Perrysburg is already a great community, Michael Olmstead told his supporters gathered at Maddie and Bella Coffee Roasters in downtown Perrysburg, and it can be even greater.
“I got elected to do things and get things done, and that’s exactly what we’ve done,” he said, announcing his re-election campaign for mayor Thursday evening.
Mr. Olmstead is running against Tom Mackin, a former councilman and the general counsel for the Lucas Metropolitan Housing Authority, and Jonathan Orser, a former city councilman and mayor.
The primary election will be held Sept. 12, with the top two vote-getters moving onto the general election on Nov. 7.
Mr. Olmstead was first elected to city council in 2005. He served two terms before running for mayor in 2013. A Perrysburg resident of more than 20 years, he is a licensed physical therapist, and the owner of Fyzical Therapy and Balance Center.
His speech emphasized what he considered the best things happening in Perrysburg today, including safety service improvements, newly renovated parks, and economic growth.
“It’s not just because of the mayor, but clearly the mayor has a role in it,” he said of the economic development. “In 2016, 67 percent of all new monies coming to Wood County came to Perrysburg. That didn’t happen by chance, that happens by design.”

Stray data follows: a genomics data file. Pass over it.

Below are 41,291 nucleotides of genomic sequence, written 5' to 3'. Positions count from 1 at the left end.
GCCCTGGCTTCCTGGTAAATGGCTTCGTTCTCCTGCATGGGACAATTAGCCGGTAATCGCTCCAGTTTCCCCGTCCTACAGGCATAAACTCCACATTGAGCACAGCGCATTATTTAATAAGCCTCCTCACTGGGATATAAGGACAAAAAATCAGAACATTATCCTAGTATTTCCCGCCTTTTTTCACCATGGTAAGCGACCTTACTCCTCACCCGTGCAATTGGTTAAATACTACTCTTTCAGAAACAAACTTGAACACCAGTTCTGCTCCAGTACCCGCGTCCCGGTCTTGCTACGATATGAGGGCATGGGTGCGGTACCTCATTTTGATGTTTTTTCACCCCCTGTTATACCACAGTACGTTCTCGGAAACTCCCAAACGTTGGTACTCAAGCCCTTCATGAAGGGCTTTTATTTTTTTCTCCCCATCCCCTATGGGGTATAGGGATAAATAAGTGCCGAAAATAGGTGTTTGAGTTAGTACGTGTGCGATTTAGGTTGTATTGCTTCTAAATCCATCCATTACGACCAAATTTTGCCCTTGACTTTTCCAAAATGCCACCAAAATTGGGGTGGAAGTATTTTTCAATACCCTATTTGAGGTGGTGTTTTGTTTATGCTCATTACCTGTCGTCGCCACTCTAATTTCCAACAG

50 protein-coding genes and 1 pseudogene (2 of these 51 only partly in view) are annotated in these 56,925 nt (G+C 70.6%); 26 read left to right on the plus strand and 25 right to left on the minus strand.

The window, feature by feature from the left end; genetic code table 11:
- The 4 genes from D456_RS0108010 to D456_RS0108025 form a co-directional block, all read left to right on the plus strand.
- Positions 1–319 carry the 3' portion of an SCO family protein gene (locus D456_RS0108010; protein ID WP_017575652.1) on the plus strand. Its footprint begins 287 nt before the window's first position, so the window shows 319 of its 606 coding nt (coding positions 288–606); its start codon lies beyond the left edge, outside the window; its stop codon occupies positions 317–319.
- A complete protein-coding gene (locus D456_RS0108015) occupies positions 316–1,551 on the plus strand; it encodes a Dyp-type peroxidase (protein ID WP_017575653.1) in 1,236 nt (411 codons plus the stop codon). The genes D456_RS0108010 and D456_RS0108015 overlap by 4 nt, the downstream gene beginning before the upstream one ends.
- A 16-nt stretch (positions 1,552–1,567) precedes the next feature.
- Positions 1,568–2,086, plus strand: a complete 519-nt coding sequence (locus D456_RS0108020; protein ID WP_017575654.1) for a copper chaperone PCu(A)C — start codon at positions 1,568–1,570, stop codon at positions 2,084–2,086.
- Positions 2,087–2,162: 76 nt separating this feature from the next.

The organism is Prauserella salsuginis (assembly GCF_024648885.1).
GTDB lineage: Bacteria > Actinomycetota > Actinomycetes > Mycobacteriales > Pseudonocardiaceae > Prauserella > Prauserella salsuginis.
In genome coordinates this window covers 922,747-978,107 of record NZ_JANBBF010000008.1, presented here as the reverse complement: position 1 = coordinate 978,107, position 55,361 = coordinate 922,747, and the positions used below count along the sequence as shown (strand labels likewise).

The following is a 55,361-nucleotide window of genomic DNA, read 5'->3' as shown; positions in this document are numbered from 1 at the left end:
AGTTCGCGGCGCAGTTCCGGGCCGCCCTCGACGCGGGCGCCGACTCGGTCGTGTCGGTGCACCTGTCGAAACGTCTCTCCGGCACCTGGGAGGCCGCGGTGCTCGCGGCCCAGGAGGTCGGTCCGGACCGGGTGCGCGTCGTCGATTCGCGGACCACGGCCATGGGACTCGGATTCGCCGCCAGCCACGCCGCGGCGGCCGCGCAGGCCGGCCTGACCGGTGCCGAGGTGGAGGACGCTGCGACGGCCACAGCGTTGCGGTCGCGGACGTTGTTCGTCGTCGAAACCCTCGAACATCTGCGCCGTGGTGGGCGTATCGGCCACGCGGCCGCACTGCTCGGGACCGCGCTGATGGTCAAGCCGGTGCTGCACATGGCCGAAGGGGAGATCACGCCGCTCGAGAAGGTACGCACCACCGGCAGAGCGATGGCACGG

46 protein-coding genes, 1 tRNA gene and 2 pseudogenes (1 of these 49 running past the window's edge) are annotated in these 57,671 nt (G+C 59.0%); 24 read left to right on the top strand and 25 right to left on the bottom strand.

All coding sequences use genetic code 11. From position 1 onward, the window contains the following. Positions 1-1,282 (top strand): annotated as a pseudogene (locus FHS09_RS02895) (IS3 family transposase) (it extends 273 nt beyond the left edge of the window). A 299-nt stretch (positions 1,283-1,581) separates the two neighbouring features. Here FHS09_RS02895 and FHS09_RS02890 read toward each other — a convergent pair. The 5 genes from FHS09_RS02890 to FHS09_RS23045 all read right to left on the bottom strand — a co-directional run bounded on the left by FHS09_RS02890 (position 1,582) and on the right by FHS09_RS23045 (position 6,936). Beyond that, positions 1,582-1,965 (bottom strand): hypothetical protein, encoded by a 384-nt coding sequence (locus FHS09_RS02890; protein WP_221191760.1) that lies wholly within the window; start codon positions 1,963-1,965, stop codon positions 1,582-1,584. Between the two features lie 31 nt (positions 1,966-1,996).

There is more of that to come, he said, though the specifics are not yet set.
“We have a lot of exciting things we’re going to build on that we haven’t even begun to talk about at length,” he said. “We’ve seen nothing yet. The next four years are going to be incredible.”
Mr. Mackin, who resigned form city council in 2015 before the municipal election, said that much of the success Perrysburg has seen of late was the result of sticking to plans made long ago.
“These are from efforts that have been long in the works,” he said. “Good leadership acknowledges that.”
Mr. Orser was not immediately available for comment.
With the primary about two months away, Mr. Olmstead encouraged his supporters to get out the vote, and for anyone of any political party to go vote. Perrysburg’s elections are nonpartisan, so no party registration is required to vote in September.
“A lot of the time, decisions are made by 30 or 40 people,” he said. “I am not sitting back at all. You either run unopposed, or you run scared. I guarantee you I will not be out-campaigned.”
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